A key factor in the management and remediation of impaired ground- and surface water is the ability to distinguish the sources of faecal contamination. Several approaches have been adopted as microbial source tracking methods (MST), which are generally classified as culturing, phenotypic, genetic, and chemical MST. None of the techniques used thus far can be considered a standard; important factors, such as the statistical correlation between the source and the faecal indicator and the understanding of the environmental fate of the faecal pollutants, still need attention. The most promising MST methods available today are based on the genetic fingerprinting of faecal micro-organisms. However, research is very active also in the investigation of pharmaceuticals and personal care products discharged in the environment together with faecal waste. An updated overview of MST methods to distinguish human from animal sources of faecal pollution is presented here, focusing particularly on the potentialities of new chemical tracers.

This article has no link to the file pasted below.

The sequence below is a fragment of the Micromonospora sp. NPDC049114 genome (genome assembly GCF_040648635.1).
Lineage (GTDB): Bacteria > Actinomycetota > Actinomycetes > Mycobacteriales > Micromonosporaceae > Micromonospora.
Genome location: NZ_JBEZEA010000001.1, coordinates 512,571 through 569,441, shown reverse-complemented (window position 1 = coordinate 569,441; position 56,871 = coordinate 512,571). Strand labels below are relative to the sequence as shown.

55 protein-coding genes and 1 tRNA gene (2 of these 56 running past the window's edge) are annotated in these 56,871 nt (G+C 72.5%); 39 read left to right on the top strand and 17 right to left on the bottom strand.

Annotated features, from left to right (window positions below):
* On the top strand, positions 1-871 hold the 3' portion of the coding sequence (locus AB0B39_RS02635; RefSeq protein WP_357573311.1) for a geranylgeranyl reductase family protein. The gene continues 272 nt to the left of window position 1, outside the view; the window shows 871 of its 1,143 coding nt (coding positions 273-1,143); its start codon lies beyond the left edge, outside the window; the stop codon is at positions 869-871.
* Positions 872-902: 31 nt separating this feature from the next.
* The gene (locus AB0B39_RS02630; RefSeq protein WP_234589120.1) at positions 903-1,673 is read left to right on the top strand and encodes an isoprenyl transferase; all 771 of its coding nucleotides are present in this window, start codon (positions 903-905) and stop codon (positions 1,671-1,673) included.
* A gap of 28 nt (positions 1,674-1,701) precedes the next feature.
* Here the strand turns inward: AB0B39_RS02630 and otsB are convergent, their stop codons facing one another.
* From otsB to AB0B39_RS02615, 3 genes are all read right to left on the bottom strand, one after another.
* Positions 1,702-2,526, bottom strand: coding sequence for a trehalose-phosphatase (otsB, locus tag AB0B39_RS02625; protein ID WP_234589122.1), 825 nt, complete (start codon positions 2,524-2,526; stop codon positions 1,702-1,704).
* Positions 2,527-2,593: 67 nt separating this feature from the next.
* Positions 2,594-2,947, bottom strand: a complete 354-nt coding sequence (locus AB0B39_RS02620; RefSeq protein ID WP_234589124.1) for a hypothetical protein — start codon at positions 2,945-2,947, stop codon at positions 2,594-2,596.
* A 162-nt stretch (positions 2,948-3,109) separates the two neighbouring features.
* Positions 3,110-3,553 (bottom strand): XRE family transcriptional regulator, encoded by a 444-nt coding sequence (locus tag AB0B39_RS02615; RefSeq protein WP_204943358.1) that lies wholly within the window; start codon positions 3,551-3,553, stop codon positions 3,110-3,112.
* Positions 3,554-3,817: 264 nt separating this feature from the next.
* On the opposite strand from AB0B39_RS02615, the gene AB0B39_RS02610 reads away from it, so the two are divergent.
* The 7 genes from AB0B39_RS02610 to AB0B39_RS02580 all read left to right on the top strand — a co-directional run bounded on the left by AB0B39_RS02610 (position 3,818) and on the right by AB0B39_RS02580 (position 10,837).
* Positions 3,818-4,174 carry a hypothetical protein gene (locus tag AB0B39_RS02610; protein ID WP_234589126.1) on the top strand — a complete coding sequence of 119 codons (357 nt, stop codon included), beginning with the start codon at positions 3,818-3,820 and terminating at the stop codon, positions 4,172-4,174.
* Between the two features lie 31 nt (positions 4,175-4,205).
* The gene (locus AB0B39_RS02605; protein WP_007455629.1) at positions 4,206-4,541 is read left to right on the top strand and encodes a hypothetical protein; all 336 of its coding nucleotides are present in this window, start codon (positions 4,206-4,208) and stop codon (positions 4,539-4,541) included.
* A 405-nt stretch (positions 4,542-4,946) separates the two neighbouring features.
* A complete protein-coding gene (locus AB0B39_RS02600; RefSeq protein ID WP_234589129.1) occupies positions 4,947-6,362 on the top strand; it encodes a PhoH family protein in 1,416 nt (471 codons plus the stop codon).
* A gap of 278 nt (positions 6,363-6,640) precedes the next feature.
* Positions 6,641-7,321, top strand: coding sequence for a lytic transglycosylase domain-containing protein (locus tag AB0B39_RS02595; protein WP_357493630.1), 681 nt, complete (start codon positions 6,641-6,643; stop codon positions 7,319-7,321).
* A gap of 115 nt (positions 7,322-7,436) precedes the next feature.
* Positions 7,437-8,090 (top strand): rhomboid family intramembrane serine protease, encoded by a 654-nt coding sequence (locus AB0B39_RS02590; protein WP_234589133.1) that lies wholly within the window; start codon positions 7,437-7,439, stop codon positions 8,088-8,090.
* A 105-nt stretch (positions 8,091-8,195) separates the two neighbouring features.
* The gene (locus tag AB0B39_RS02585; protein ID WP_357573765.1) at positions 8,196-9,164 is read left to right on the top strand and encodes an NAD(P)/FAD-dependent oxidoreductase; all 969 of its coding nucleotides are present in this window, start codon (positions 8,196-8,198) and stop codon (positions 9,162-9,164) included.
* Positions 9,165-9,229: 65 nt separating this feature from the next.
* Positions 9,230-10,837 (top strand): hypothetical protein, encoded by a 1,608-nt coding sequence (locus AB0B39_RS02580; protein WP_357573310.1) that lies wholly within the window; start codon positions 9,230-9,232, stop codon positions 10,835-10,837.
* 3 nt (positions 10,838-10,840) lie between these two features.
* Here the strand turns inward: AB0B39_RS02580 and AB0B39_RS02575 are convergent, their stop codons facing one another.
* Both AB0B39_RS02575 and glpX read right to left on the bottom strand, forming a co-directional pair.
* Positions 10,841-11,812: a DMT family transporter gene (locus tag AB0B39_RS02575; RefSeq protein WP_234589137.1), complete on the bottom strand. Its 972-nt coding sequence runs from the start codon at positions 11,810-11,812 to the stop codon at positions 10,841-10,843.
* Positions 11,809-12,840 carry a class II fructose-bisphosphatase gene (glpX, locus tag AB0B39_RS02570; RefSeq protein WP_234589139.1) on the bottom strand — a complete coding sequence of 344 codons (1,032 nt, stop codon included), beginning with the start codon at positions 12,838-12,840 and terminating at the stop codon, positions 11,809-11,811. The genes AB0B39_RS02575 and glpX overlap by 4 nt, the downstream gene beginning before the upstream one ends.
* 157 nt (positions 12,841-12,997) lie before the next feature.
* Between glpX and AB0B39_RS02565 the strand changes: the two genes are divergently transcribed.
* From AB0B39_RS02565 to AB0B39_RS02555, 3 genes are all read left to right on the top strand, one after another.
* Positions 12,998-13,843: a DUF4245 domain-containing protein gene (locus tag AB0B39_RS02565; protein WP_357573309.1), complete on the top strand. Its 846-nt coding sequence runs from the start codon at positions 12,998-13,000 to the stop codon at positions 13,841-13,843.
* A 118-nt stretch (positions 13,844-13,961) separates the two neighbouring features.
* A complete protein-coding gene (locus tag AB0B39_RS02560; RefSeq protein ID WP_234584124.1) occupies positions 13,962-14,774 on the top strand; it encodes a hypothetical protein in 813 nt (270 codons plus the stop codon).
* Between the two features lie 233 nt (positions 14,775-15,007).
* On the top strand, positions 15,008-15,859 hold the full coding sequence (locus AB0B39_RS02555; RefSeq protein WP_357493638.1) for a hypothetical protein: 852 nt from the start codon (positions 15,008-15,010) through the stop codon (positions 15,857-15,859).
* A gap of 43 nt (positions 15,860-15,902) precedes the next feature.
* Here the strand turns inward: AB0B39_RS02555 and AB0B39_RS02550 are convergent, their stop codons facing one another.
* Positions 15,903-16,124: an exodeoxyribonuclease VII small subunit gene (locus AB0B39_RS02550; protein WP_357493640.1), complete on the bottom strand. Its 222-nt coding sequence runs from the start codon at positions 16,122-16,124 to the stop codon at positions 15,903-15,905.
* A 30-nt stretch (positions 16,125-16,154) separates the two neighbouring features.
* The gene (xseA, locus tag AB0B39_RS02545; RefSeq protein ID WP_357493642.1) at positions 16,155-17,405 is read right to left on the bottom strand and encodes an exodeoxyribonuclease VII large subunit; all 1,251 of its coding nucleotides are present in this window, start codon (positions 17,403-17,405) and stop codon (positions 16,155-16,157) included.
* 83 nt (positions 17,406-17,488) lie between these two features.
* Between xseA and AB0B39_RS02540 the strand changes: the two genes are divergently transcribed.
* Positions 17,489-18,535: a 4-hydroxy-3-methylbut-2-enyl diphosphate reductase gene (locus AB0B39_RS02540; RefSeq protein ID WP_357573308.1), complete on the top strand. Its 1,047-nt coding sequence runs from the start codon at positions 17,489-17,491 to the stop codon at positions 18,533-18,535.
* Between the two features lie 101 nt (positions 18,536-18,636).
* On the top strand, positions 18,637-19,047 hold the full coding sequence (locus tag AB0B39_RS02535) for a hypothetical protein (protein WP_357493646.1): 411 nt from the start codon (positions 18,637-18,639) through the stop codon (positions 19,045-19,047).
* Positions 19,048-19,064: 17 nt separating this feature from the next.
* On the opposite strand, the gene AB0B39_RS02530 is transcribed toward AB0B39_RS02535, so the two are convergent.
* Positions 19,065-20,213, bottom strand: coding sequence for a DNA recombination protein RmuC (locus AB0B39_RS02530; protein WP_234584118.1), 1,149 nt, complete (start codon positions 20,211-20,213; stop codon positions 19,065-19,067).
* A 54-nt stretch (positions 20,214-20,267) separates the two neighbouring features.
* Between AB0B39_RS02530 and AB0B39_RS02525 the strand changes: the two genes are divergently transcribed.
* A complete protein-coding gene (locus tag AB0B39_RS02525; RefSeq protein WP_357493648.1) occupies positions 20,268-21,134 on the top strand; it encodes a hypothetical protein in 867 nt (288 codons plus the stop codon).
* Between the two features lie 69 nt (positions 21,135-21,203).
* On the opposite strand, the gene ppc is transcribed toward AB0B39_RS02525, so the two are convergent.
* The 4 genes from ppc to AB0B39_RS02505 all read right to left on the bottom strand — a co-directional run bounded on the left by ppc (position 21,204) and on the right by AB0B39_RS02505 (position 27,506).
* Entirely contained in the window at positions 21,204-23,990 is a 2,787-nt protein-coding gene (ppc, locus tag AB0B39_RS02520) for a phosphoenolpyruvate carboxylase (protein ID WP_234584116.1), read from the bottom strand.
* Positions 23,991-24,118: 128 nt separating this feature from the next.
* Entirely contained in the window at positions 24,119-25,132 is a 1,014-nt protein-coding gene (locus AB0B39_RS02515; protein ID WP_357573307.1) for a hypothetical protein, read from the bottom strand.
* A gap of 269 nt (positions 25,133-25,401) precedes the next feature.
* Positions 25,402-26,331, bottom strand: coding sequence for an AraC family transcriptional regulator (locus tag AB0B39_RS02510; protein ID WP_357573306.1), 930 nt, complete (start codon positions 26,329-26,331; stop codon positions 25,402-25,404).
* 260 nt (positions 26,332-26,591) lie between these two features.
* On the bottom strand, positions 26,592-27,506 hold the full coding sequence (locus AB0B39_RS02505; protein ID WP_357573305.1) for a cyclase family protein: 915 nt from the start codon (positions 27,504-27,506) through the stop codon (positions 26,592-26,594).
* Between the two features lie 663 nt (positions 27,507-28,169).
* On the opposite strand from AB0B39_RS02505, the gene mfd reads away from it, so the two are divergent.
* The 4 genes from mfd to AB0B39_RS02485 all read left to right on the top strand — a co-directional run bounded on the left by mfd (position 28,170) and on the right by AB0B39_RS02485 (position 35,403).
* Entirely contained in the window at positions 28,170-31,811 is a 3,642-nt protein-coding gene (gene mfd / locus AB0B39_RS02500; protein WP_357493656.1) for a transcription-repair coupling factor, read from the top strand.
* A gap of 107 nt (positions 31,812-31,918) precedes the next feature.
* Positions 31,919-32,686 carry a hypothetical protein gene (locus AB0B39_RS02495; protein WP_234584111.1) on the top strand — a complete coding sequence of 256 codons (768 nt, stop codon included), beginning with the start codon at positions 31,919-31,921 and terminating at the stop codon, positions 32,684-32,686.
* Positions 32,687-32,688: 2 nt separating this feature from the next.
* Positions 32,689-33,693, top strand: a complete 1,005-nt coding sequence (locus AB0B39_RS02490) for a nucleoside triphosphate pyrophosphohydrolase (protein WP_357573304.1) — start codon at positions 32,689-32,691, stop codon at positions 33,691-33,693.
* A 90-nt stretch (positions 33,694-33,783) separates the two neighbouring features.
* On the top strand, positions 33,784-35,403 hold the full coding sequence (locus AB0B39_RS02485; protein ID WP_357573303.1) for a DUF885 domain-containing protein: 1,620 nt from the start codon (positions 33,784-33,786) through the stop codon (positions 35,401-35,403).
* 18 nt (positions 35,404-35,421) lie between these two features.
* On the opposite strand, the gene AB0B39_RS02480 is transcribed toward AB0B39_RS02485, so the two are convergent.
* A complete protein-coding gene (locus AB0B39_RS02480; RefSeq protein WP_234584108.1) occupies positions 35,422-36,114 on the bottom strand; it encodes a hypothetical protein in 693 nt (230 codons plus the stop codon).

Biswas, N.; Bewtra, J. K.; Hubberstey, Andrew V.; and Cimenti, M., "Alternative methods in tracking sources of microbial contamination in waters" (2007). Water SA, 33, 2, 183-194.